MADISON — In two-time defending Class A North regional champion Skowhegan, they have the gold standard. The arms the Indians have been throwing at teams for the last two seasons would both be No. 1 starting pitchers on virtually every other team in the area.

This season, senior Ashley Alward and junior Sydney Ames have combined to throw four no-hitters in just 10 games. It’s the third straight season in which Indians coach Lee Johnson has split the pitching duties during the regular season, almost exactly down the middle.

Each has thrown 34 innings, with Alward allowing only one earned run and Ames just two for the undefeated Indians.

Where softball teams have traditionally relied on one arm to get them through an entire year, Skowhegan has re-written the script. Though Johnson certainly wasn’t the first to try to make the move from pitcher to pitching staff, he’s arguably the most successful in central Maine.

“It was definitely uncommon 10 years ago,” Johnson said. “Most teams would ride one strong arm all year, and that was definitely the case with us. But (now), these are two good pitchers, two good athletes who work at it and want to be good at what they do.”

The trend appears to be catching on elsewhere. In Winslow, the Black Raiders entered the week as the No. 2 team in Class B North, using two pitchers to get to 9-3.

“Maybe I got the idea from them,” said Winslow head coach Steve Bodge, who was an assistant with Johnson six years ago before taking over the Black Raiders’ post.

Winslow opened last season with Broghan Gagnon expected to handle the bulk of the load, but Paige Trask emerged as a quality arm. By the end of the regular season, the two were alternating, and Bodge carried that game plan over into this spring. Through the Raiders’ first 12 games, Trask has thrown 35 innings, Gagnon 27. Trask pitched the team’s most recent game Wednesday at Medomak Valley.

“It went so well last year, how could I do anything different this time?” Bodge said,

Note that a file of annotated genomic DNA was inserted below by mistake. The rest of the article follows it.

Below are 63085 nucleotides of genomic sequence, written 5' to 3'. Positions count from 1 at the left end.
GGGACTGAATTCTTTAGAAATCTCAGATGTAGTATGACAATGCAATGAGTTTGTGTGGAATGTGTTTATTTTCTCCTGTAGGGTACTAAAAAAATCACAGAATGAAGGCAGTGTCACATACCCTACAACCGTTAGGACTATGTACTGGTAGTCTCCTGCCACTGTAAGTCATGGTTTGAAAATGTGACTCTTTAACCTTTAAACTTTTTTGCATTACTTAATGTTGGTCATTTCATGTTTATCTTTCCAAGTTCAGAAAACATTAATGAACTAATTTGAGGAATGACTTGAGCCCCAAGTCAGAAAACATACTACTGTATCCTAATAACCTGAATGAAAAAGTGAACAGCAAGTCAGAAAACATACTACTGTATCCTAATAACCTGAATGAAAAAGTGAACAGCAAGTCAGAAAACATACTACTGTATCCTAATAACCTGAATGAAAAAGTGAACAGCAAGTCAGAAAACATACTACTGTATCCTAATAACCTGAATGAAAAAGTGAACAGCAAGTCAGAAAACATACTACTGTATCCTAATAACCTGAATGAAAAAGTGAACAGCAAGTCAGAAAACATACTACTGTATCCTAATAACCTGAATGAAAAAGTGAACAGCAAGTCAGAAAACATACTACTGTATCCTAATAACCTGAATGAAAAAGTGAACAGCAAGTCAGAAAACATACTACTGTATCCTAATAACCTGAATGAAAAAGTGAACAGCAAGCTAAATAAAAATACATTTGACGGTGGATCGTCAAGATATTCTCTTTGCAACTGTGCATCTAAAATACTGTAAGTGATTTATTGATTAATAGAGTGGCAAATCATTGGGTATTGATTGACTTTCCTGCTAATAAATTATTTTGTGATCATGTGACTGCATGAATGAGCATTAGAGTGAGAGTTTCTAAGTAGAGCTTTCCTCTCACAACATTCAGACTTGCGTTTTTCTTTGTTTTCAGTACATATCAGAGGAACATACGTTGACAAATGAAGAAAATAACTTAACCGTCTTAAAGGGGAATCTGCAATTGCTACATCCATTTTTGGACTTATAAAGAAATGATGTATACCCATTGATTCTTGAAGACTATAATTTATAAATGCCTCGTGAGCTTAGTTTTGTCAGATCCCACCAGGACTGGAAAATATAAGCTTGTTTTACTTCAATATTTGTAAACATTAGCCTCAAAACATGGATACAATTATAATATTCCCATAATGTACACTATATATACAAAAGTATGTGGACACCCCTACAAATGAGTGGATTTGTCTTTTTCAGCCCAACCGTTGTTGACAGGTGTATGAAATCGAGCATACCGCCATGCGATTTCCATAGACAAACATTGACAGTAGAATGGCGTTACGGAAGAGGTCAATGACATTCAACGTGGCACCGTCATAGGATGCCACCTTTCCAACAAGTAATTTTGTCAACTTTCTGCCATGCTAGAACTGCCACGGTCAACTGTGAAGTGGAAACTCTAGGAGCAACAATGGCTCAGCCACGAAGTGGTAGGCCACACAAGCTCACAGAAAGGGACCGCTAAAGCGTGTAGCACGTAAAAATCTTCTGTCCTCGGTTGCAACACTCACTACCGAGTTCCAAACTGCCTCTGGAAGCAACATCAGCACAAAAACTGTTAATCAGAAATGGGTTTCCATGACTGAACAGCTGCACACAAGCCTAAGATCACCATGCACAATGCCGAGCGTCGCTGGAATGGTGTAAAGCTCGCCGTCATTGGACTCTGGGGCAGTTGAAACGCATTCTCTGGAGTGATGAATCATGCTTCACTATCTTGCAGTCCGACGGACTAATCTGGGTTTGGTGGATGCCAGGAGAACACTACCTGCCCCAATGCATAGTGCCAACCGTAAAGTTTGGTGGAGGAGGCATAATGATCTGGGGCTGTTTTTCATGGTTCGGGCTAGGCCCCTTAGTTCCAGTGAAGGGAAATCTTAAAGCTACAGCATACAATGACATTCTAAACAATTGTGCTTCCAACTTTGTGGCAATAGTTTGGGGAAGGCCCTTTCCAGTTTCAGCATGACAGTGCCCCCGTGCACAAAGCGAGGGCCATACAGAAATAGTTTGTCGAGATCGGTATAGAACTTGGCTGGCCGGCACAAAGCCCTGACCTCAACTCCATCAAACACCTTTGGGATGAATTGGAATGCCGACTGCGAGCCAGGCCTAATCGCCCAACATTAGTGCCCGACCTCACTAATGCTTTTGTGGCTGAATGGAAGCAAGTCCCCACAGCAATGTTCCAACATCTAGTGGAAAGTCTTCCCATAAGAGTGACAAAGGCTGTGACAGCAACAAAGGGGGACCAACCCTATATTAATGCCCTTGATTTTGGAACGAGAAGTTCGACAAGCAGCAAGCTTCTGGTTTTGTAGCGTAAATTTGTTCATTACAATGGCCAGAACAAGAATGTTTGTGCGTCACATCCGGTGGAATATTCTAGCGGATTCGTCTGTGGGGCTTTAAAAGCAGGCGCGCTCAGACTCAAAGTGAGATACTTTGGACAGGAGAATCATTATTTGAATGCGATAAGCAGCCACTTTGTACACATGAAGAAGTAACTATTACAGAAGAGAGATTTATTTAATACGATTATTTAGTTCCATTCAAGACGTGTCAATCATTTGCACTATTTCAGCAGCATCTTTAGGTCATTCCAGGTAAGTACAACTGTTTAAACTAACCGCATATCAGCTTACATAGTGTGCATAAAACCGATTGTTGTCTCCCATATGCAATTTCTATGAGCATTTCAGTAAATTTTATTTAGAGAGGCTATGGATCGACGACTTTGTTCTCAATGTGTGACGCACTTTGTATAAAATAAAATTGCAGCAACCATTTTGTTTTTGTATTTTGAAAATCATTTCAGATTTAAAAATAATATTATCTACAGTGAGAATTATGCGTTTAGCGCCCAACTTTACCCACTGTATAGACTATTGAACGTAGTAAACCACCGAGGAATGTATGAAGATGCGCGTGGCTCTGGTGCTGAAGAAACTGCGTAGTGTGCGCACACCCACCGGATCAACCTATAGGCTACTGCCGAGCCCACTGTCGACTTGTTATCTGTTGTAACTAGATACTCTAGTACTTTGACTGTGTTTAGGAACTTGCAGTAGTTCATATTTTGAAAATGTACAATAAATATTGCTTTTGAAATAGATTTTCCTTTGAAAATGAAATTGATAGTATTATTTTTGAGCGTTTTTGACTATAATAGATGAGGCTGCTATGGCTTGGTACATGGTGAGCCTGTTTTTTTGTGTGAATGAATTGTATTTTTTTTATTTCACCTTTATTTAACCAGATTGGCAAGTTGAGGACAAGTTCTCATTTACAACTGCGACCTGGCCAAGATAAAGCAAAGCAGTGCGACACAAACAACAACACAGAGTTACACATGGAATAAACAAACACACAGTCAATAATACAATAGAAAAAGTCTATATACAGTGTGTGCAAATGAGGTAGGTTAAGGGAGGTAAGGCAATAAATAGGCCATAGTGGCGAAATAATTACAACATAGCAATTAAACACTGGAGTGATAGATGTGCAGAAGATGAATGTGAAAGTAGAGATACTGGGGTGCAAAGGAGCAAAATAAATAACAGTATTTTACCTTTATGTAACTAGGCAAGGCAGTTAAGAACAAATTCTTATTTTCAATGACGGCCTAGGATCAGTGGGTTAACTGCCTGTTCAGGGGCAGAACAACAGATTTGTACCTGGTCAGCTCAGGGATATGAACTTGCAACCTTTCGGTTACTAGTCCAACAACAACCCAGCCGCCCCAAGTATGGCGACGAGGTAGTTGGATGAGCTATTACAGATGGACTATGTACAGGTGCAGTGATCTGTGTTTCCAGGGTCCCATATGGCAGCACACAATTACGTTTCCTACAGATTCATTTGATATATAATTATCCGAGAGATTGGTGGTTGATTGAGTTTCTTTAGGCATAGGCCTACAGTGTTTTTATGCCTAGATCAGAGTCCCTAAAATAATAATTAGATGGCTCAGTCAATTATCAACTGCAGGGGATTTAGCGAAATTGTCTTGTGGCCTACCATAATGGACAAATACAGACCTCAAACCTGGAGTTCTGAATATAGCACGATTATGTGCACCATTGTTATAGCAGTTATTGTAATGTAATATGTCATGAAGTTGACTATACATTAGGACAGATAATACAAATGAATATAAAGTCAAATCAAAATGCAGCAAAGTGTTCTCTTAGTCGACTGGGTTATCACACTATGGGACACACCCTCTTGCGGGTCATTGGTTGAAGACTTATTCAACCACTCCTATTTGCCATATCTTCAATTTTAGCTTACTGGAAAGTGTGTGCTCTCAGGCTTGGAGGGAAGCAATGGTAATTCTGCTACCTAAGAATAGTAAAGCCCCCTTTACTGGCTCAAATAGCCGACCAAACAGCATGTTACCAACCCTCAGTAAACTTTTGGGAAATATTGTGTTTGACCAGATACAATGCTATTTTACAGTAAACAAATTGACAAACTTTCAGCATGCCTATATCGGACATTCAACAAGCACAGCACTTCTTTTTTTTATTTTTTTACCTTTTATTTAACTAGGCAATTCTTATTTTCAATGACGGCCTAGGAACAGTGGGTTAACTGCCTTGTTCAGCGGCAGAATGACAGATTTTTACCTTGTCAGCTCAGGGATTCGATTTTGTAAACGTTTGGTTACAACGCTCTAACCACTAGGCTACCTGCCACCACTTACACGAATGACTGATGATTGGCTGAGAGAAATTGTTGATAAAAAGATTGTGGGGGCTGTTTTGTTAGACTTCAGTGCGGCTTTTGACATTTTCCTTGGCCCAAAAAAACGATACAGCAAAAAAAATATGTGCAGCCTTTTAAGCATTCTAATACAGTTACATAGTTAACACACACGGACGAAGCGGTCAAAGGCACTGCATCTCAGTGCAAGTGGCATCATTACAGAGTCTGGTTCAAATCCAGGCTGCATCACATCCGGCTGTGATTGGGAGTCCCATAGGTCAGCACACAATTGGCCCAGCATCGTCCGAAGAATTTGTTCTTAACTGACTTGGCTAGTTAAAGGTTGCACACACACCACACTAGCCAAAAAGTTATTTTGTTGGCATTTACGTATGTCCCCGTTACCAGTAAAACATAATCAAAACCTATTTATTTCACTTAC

Both Bodge and Johnson like the same thing about the two-pitcher approach. They like the element of surprise.

“It gives teams a different look, a different style,” Bodge said. “I haven’t necessarily gone every other game with them. I’ve gone on feel, or on the opponent. If we’ve already played somebody and want to give them a different look, we might go with one over the other, or if one of them dominated a team, I might just go right back to her.”

Unbeaten Madison (11-0), atop the Class C South standings, has employed a more traditional approach. Sophomore Lauria LeBlanc has started every game thus far for the Bulldogs, though senior Whitney Bess has worked a few innings in relief.

Madison coach Chris LeBlanc said he believes Bess could do the job if called upon, but he is reluctant to make the necessary change to his defensive alignment.

“I don’t have anybody that compares to her at third base,” LeBlanc said of Bess. “It would have an impact on us. I would enjoy it, because I think it would allow you to do a little bit more (in-game) as a coach.”

LeBlanc will not close the door on using more than one arm in the future.

“Next year, I could see doing it,” he said. “I’ll have Lauria back and two good eighth-graders who are coming up that both throw the ball hard.”

Having two pitchers allows a coach to take some of the workload off their No. 1. With spring in Maine being what it is, midseason games can add up quickly to four games in a week or three games in three days resulting from early-season postponements.

“A lot of teams do it game in, game out with one pitcher, even if they’re playing six days in a row,” Bodge said. “Having two keeps them fresh, and it keeps them both ready to go every day.

“I’ve seen a lot of pitchers that in Week 1 are a lot different than they are in Week 10 in the playoffs. I think they wear down. It’s still tough on their arms, their body and even mentally.”

For all the pros of having two pitchers, there is also a negative. Johnson said he is careful to make sure neither Alward nor Ames go too long in between appearances, and this season he’s made more in-game pitching changes than ever before.

“I’ll be honest, for me it’s been about me getting comfortable doing it,” Johnson said. “If things are going well, why take them out? I’ve only done it when we’ve had the lead and we’re in decent shape. I’ve not done it yet when we’re trailing.

“It’s been more about making sure both of my kids are getting work.”

At the end of the season, both Johnson and Bodge — and other coaches using two pitchers — are forced to make difficult decisions. At some point, they know one of the two will be named the playoff starter, a role every player relishes.

You have to do what is best for the team, they said.

“Part of coaching is trying to put your team in the best situation so that they can be successful,” Bodge said. “I learned that from Lee. The year I helped him, he had a senior and a sophomore and he had to go with the sophomore down the stretch because she was going to be hot.”

If nothing else, the competitive nature of the players and the position itself, takes over. It benefits the individuals — and the team as a whole.

“I think they push each other,” Johnson said. “They’re pretty competitive. They want to be the one to keep pitching and still be an option for us. Neither of them want to feel like they aren’t someone the team can count on. I think that’s been one of the really good parts about this.”

Travis Barrett — 621-5621

[email protected]

Twitter: @TBarrettGWC

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